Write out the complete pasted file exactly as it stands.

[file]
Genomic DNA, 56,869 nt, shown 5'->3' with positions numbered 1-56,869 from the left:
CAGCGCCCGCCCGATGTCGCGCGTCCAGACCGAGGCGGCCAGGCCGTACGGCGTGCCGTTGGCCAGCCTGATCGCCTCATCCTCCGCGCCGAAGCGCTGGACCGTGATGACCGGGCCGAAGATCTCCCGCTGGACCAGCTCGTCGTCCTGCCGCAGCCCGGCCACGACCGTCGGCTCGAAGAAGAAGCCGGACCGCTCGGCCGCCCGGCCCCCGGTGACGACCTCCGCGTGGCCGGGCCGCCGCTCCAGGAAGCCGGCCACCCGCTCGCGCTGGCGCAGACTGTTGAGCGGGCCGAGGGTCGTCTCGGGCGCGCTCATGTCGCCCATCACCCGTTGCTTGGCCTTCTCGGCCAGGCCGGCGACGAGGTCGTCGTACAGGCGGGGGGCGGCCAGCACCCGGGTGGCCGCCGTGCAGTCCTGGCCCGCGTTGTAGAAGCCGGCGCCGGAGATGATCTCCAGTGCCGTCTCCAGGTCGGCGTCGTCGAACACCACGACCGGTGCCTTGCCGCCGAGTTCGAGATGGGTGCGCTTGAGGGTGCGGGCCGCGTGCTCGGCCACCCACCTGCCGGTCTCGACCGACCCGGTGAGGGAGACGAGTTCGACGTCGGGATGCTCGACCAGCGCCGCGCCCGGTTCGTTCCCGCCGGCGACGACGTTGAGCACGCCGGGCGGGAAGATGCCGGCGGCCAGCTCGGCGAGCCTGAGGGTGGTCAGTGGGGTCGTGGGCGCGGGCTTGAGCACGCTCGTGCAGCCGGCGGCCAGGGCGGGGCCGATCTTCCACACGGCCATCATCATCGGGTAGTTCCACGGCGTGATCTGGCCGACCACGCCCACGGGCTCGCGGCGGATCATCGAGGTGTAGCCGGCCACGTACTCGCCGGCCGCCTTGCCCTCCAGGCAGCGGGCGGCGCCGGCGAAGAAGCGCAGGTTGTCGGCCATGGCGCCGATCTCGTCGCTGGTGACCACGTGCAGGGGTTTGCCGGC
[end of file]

Genomic DNA, 56,869 nt, shown 5'->3' with positions numbered 1-56,869 from the left:
CAGCGCCCGCCCGATGTCGCGCGTCCAGACCGAGGCGGCCAGGCCGTACGGCGTGCCGTTGGCCAGCCTGATCGCCTCATCCTCCGCGCCGAAGCGCTGGACCGTGATGACCGGGCCGAAGATCTCCCGCTGGACCAGCTCGTCGTCCTGCCGCAGCCCGGCCACGACCGTCGGCTCGAAGAAGAAGCCGGACCGCTCGGCCGCCCGGCCCCCGGTGACGACCTCCGCGTGGCCGGGCCGCCGCTCCAGGAAGCCGGCCACCCGCTCGCGCTGGCGCAGACTGTTGAGCGGGCCGAGGGTCGTCTCGGGCGCGCTCATGTCGCCCATCACCCGTTGCTTGGCCTTCTCGGCCAGGCCGGCGACGAGGTCGTCGTACAGGCGGGGGGCGGCCAGCACCCGGGTGGCCGCCGTGCAGTCCTGGCCCGCGTTGTAGAAGCCGGCGCCGGAGATGATCTCCAGTGCCGTCTCCAGGTCGGCGTCGTCGAACACCACGACCGGTGCCTTGCCGCCGAGTTCGAGATGGGTGCGCTTGAGGGTGCGGGCCGCGTGCTCGGCCACCCACCTGCCGGTCTCGACCGACCCGGTGAGGGAGACGAGTTCGACGTCGGGATGCTCGACCAGCGCCGCGCCCGGTTCGTTCCCGCCGGCGACGACGTTGAGCACGCCGGGCGGGAAGATGCCGGCGGCCAGCTCGGCGAGCCTGAGGGTGGTCAGTGGGGTCGTGGGCGCGGGCTTGAGCACGCTCGTGCAGCCGGCGGCCAGGGCGGGGCCGATCTTCCACACGGCCATCATCATCGGGTAGTTCCACGGCGTGATCTGGCCGACCACGCCCACGGGCTCGCGGCGGATCATCGAGGTGTAGCCGGCCACGTACTCGCCGGCCGCCTTGCCCTCCAGGCAGCGGGCGGCGCCGGCGAAGAAGCGCAGGTTGTCGGCCATGGCGCCGATCTCGTCGCTGGTGACCACGTGCAGGGGTTTGCCGGC